54 F.3d 778
NOTICE: Sixth Circuit Rule 24(c) states that citation of unpublished dispositions is disfavored except for establishing res judicata, estoppel, or the law of the case and requires service of copies of cited unpublished dispositions of the Sixth Circuit.
James Eugene YATES, Plaintiff-Appellant,
L. GRAY; L. Slaughter, Defendants-Appellees.
United States Court of Appeals, Sixth Circuit.
May 10, 1995.
Before: KENNEDY and SUHRHEINRICH, Circuit Judges, and CHURCHILL, District Judge.
James Eugene Yates, pro se, appeals a district court judgment entered upon a jury verdict in favor of defendants Gray and Slaughter and two other district court orders dismissing the remaining defendants and claims as frivolous in this civil rights case. 42 U.S.C. Sec. 1983. The defendants are correctional officers employed at the Shelby County Criminal Justice Complex in Memphis, Tennessee, at the time the alleged constitutional violations took place.
The case has been referred to a panel of the court pursuant to Rule 9(a), Rules of the Sixth Circuit. Upon examination, this panel unanimously agrees that oral argument is not needed. Fed. R. App. P. 34(a).
In his complaint, Yates alleged that, during a shakedown of his and other prison cells on November 16, 1991, defendants Gray and Slaughter, along with other correctional officers, destroyed some of Yates's personal property, confiscated some of his "legal materials," deliberately struck and injured him, then denied him medical treatment for the injuries caused by the assault on him and neighboring inmates. The district court considered Yates's original and amended complaints and dismissed as frivolous under 28 U.S.C. Sec. 1915(d) all claims and defendants other than those against defendants Gray and Slaughter concerning their use of force during the cell shakedown. After a three-day jury trial, a verdict was announced in favor of Gray and Slaughter on the excessive force claims and a judgment was entered, accordingly.
On appeal, Yates raises several issues surrounding the procedure below and requests the return of his "confiscated legal papers." Yates also requests the appointment of counsel and the opportunity to cross-examine the defendants, if counsel should be appointed for him.
Because Yates never moved for judgment as a matter of law pursuant to Fed. R. Civ. P. 50 or for a new trial pursuant to Fed. R. Civ. P. 59, this court may not disturb the jury verdict and the judgment below unless Yates can establish error so prejudicial that he was denied substantial justice. Fed. R. Civ. P. 61; Rocha v. Great American Ins. Co., 850 F.2d 1095, 1098 (6th Cir. 1988). This court is not free to reweigh the evidence and set aside a jury verdict merely because the jury could have drawn different inferences or conclusions of law or because judges feel that other results may have been more desirable. Portage II v. Bryant Petroleum Corp., 899 F.2d 1514, 1523 (6th Cir. 1990). In regard to the claims the district court dismissed, prior to trial, as frivolous, the Supreme Court has said that appellate courts must review Sec. 1915(d) dismissals only for an abuse of discretion. Denton v. Hernandez, 504 U.S. 25, 112 S. Ct. 1728, 1734 (1992). See also Neitzke v. Williams, 490 U.S. 319, 327 (1989).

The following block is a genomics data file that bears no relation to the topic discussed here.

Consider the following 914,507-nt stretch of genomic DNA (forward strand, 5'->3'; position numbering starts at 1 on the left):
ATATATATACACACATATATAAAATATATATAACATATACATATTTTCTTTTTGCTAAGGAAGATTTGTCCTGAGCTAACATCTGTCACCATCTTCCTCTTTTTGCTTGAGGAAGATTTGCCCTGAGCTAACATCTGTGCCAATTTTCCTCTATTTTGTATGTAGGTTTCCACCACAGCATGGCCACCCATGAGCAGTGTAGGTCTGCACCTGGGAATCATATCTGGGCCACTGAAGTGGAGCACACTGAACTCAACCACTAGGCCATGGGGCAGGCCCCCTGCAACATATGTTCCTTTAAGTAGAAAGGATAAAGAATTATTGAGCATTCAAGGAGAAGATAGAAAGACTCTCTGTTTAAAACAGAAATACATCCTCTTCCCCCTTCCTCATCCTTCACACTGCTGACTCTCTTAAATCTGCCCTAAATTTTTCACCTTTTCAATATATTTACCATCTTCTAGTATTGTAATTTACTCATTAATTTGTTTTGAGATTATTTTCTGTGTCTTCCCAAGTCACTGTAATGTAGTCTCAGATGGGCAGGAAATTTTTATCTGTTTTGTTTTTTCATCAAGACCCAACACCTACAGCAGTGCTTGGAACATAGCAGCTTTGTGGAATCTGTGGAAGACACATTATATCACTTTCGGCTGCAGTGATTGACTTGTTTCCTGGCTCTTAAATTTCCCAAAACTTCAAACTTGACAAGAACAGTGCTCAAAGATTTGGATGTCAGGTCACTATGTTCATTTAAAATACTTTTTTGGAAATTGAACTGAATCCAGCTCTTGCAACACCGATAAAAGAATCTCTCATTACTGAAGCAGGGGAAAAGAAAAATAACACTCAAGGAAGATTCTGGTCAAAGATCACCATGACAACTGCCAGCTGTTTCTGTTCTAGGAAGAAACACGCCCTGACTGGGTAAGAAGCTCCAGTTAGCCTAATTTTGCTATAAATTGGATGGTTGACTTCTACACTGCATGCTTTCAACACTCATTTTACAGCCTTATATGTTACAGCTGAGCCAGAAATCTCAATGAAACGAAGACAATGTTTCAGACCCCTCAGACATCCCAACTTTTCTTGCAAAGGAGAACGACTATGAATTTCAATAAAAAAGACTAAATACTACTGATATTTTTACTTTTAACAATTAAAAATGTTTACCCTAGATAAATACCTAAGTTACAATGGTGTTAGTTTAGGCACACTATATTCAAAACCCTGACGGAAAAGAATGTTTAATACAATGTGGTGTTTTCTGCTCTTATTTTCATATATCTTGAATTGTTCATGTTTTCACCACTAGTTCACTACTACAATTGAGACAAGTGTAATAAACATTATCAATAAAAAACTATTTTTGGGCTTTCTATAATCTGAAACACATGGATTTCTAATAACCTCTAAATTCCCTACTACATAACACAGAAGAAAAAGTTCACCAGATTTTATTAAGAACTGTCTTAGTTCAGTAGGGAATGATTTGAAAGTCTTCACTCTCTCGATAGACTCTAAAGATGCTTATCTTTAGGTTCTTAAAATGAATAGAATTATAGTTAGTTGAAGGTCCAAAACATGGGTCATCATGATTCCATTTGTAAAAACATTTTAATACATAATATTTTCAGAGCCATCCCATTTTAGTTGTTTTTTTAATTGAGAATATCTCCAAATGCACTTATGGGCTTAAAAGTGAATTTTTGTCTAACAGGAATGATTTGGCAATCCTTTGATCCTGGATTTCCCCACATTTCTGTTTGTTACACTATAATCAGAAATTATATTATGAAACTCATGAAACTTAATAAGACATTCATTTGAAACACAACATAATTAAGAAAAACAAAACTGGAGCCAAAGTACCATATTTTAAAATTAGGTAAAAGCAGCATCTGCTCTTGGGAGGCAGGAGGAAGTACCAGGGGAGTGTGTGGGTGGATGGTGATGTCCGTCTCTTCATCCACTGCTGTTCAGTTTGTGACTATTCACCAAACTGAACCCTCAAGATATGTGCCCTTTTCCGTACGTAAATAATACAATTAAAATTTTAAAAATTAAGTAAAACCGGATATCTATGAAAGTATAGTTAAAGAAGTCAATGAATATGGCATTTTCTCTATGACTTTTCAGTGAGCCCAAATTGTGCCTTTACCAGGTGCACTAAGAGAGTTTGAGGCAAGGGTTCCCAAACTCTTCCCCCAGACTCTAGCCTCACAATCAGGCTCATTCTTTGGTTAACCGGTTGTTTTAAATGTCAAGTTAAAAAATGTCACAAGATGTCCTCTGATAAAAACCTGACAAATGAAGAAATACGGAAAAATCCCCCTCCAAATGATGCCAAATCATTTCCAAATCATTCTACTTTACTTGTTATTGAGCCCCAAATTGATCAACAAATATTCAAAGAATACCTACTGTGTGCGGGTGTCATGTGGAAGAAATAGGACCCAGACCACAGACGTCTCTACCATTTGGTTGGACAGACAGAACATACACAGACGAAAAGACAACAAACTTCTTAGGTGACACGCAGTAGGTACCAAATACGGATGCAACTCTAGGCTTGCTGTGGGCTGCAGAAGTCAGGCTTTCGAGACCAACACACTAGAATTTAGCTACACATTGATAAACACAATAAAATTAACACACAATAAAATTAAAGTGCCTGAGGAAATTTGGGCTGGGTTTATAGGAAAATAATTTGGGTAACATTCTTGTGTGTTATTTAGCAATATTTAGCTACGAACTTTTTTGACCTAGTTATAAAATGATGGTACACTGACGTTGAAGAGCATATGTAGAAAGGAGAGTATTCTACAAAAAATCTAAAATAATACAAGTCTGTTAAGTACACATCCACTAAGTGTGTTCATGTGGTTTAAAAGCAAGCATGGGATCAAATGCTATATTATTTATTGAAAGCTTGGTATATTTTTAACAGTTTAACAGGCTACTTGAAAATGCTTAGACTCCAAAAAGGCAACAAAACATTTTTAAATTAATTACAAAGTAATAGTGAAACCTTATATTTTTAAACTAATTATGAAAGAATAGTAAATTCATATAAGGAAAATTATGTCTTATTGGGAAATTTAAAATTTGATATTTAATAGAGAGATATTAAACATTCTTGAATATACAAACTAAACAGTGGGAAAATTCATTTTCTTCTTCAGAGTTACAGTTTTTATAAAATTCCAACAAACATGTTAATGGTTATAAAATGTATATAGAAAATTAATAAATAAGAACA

This court concludes that the district court did not err or abuse its discretion by failing to call any additional witnesses, or by refusing to gather or admit certain prison documents that Yates believes would have supported his lawsuit. There is no indication that the absence of these documents resulted in denying Yates substantial justice in this civil trial or that this evidence would have caused a different outcome at trial to warrant a reversal of the judgment below. Nida v. Plant Protection Ass'n Nat'l, 7 F.3d 522, 527 (6th Cir. 1993); Prater v. Sears, Roebuck & Co., 372 F.2d 447, 448 (6th Cir. 1967) (per curiam). Further, the district court did not err by not allowing the jury to see the entire original complaint, because the court properly disposed of all but two of the original claims prior to the trial.
Yates does not allege or show how certain affidavits that he argues should have been presented to the jury would have been admissible as evidence at his trial. Fed. R. Evid. 801 and 802. Next, given the circumstances described by Yates, no constitutional violation occurred when he was observed naked for a short period of time by female guards. See Bell v. Wolfish, 441 U.S. 520, 558 (1979); Kent v. Johnson, 821 F.2d 1220, 1226-27 (6th Cir. 1987).
Yates has failed to establish that the district court was biased or prejudiced in favor of the defendants and, thus, has failed to support his contention that the final decision was unfair. Liteky v. United States, 114 S. Ct. 1147, 1158 (1994); United States v. Sammons, 918 F.2d 592, 598-99 (6th Cir. 1990). Lastly, the district court did not abuse its discretion in failing to appoint counsel in this case, because Yates has not shown that exceptional circumstances exist. Lavado, 992 F.2d at 605-06.
Accordingly, Yate's requests, as outlined above, are denied, and the district court's judgment is affirmed pursuant to Rule 9(b)(3), Rules of the Sixth Circuit.